Identity theft is primarily a low-tech crime, as mentioned in this article via slashdot: More Identity Theft Offline Than Online. For those reluctant to RTFA, the story outlines the results of a government study on identity theft. 72% of the cases surveyed were offline thefts (traced back to a lost wallet, stolen mail, or plain old dumpster-diving). Also of note, the losses were much lower for online ID theft, an average of $2,320 per victim versus an average loss of $15,607 for identities stolen on paper.
So the lesson here is that most people’s paranoia is in the wrong place. A lot of otherwise intelligent people are afraid to make a purchase online because the Hollywood media has filled their heads with images of stringy-haired Jolt-chugging spampunks hax0ring the Gibson to get their pasty fingers on your sensitive data, yet they won’t hesitate to read their credit card number and SSN aloud to a friendly voice that asks them about their hobbies. That’s not to say that online transactions are risk-free. There are plenty of precautions you should take and guidelines to follow when passing private information through a modem, but that’s a subject for another post.
When it comes to sensitive information on analog dead-tree media, there are some basic things you can do to protect your identity:
- Invest in a paper shredder, preferably of the crosscut or “confetti” type. Long strips can be reassembled by a crook with enough time on his hands, especially since the strips tend to clump together in much the same shape as they were when whole. Save your bank statements, credit card statements, and bill stubs for a while (somewhere secure, a locked drawer at least) in case you need to refer to them, but after a few months they can probably be shredded.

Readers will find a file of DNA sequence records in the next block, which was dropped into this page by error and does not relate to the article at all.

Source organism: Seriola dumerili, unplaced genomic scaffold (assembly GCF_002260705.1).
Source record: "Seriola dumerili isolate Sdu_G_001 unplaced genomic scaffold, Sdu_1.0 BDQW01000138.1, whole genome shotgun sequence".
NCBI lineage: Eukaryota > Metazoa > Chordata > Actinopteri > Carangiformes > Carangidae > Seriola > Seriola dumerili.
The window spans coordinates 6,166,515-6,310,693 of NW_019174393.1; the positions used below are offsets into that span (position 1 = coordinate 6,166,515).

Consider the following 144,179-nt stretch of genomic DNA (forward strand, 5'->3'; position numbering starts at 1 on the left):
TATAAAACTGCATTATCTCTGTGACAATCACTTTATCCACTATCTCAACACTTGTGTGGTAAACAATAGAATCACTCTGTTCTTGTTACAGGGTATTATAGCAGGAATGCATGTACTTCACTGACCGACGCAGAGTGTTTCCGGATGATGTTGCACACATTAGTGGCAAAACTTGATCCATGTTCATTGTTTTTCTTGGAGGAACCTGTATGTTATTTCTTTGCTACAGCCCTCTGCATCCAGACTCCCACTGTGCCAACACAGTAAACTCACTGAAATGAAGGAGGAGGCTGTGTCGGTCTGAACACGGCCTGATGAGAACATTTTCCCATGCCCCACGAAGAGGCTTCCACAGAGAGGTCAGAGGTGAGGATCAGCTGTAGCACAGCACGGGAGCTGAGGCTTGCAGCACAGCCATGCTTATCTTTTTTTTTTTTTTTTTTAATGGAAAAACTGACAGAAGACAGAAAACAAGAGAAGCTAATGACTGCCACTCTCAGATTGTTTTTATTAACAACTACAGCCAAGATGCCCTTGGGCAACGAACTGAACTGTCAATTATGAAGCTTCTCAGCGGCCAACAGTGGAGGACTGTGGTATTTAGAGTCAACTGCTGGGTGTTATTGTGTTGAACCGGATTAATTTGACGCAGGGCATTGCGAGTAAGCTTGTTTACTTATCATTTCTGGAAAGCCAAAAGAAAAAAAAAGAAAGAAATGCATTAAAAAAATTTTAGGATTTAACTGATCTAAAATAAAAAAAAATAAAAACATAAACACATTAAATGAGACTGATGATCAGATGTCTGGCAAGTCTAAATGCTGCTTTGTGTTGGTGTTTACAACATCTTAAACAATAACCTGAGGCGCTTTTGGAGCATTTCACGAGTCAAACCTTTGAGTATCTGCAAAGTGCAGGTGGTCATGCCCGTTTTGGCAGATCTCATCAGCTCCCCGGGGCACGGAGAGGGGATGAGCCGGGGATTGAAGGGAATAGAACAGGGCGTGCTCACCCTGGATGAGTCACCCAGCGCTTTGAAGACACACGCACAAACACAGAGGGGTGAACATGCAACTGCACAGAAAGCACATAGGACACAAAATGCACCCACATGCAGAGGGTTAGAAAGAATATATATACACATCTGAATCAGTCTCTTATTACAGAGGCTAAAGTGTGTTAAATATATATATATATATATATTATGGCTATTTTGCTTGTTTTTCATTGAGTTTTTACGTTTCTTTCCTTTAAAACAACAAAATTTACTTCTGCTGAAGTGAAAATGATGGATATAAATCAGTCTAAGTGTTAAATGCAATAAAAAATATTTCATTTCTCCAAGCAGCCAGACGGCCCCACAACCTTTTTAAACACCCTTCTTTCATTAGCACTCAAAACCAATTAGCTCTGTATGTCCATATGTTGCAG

- Try to avoid writing personal checks at stores, use a debit card instead. A lot of identifying information can be found on a personal check: Your name, address, account number, bank routing number, even a copy of your signature. When stores take a check they often ask for a driver’s license number and write it directly on the paper check, and in many states in the US that’s also your social security number.
- On the subject of personal checks, if your bank returns your processed checks along with your statements, shred them or save them in a secure place. If you don’t need those old checks for your archival purposes, ask your bank to stop sending them to you. They keep copies of every check they pass anyway, you can always ask for them if the need arises.
- Protect your snail mail. If you live in a house in a residential neighborhood, your mailbox probably isn’t locked, so don’t let your mail sit there for too long. If you’re going out of town for a while, get someone you trust to pick up your mail. Stealing mail from open boxes is one of the easiest ways for an ID thief to gather personal information.
- Know your billing cycles. If a recurring bill doesn’t arrive when it should, contact the company or utility and find out if/when it was sent.
- If you’re paying bills by mail, don’t send them from an unsecure mailbox (like the one on the curb in front of your house). Take those bills to a locked postal service drop box, or better yet, pay them online.
Of course, this isn’t everything you can do to safeguard your touchy inked data, but there’s a fine line between prudent “double-checking the locks” paranoia and wacko “incinerating your toenail clippings so the government can’t clone you” paranoia. Just use some common sense: if you don’t want a criminal reading what’s printed on that piece of paper, then take a few preventive measures to make sure they don’t get the chance.